Cultist Simulator is a digital card game that tells sinister stories

In positive Cultist Simulator news, I am no longer under investigation by the authorities. In less positive news, this is because I created a distraction by sacrificing the only believer in my cult. I could have tried a bribe but I was in the mood to throw someone under the Lovecraftian card game bus. Sorry about that, Dorothy. 

The Dorothy distraction leaves me free to continue poking the occult right in its eye. I possess oodles of money, I can translate German and Latin texts, I own a wodge of menacing-sounding secrets and I head up two cults. My resource engine is purring nicely, but I’m definitely approaching some of the limits of Cultist Simulator’s early access Scholar’s Build. Also neither of my cults now have any followers. 

Cultist Simulator is the first project from Weather Factory, the new studio comprising Failbetter founder Alexis Kennedy and Failbetter alumnus Lottie Bevan. It takes the form of a narrative card game where you combine and reposition cards in order to unlock new story options.

You start off with basic ingredients1cards and action timers spread out across a digital surface. They vary depending on the character you pick and when you trigger particular actions but you’ll always have the bare bones of a resource engine. 

Starting as a physician, I had two Funds cards, one Health, one Reason and one Passion. In order to grow my deck and create the story, I started clicking on the actions and plugging cards into slots. 

Putting a Passion card in the work slot meant my character started painting. That proved an unreliable source of income. Putting Health in the work slot resulted in manual labour—reliable funds but with a risk of injury. To keep my character safe I opted to use the Position at the Institute card to drip feed two Funds cards into my possession after a minute had elapsed.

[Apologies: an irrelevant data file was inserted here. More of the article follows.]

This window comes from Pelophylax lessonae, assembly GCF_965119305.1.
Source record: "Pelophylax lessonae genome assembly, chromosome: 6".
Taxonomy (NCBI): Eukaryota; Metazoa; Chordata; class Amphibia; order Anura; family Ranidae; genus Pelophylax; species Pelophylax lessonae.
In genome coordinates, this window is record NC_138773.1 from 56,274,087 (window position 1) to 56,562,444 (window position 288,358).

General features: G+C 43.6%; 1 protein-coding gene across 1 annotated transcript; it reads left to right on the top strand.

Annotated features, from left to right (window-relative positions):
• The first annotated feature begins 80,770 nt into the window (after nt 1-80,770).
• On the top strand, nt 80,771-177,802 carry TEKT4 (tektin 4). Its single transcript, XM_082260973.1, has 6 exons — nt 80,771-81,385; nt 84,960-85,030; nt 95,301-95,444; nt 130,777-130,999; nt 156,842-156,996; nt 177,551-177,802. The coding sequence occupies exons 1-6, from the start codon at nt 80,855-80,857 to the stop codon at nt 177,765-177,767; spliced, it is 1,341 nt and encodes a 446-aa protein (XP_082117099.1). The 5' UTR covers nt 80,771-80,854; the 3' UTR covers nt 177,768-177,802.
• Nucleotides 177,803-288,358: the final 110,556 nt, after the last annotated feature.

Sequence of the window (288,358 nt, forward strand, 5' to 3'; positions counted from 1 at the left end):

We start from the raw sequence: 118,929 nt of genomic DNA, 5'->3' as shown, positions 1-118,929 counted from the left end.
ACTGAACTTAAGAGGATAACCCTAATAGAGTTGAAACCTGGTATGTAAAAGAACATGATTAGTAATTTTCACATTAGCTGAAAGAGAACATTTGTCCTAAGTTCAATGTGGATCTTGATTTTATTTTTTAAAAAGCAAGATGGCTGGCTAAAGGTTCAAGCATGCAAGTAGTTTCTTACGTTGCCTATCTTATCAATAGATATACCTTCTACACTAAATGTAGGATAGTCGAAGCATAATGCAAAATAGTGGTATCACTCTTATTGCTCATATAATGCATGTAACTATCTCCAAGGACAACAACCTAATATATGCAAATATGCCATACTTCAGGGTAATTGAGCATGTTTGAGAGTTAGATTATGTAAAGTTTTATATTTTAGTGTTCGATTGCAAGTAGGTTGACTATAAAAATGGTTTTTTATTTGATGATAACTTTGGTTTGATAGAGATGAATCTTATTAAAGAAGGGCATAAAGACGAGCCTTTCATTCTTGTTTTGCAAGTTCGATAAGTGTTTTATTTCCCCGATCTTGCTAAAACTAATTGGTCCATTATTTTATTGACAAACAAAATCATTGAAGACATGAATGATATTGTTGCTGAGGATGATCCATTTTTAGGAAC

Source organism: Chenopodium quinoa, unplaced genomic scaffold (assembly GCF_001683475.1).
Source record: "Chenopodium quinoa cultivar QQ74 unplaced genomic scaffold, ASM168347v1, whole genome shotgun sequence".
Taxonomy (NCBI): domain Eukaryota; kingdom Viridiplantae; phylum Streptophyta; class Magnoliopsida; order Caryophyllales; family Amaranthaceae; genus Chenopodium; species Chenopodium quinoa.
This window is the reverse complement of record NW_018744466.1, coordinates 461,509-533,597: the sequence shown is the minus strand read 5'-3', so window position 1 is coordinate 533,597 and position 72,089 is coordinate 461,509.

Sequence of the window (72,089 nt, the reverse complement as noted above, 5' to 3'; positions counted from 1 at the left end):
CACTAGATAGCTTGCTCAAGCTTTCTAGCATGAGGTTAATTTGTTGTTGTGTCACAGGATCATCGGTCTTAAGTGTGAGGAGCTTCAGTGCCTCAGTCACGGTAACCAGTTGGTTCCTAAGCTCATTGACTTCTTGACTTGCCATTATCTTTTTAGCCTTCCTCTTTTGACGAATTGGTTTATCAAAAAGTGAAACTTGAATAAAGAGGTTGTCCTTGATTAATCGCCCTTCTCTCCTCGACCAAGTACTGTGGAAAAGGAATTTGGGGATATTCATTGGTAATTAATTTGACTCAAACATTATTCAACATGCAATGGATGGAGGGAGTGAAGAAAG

Funds is what keeps your character alive because one of the action timers is Time Passes. It automatically draws in one Funds card every minute, representing your ability to keep the character alive. If you run out of Funds bad things start to happen. If that timer stays empty too long you’ll die and have to start over.

I ended up uncovering directions to a Bookshop by experimenting with the Explore timer. From there I could start acquiring a library of my own by combining the Bookshop with Funds. Book cards can be bunged into the Study timer to start divulging their secrets. 

Only about a fifth of the content planned for the full release is in the game right now. As such, the Scholar’s Build has obvious limitations, but it does offer progression from those basic starter setups to far more complex interactions.

On the cards

For instance, I have a bunch of mysterious commissions I’m trying to figure out how to complete using a subset of cards which disintegrate after a while. I have accidentally started the Church of the Bright Edge while trying to work out what to do with the Society of Midnight. And I think I’ve bumbled my way through a couple of rituals, however I’m not entirely sure whether I completed them to the game’s satisfaction. 

Two further themed builds are intended for Early Access players to tinker with before the game comes out. Bevan notes that these will be big content dumps – “One’ll focus on the traditional magus role (completing rituals, casting spells, summoning creatures from the squirming underbelly of the Nameless Void), another revolves around an explorer character, someone going into crypts and stealing artefacts and definitely not running into problems with arcane tomb guardians or anything like that, no sirree.” 

The text portions of Cultist Simulator are smaller than those I recall from Sunless Sea. This project is recognisably from the same pen but is structured more around an accretion of narrative through a mixture of repetition and experimentation.

In Kennedy’s words, “Thematically, it’s the same inspirations and the same obsessions. It’s about 20% less full-on than the stuff I did at Failbetter—there’s a bit more melancholy and a bit less berserk black comedy—but it’s still the kind of game where people get set on fire.”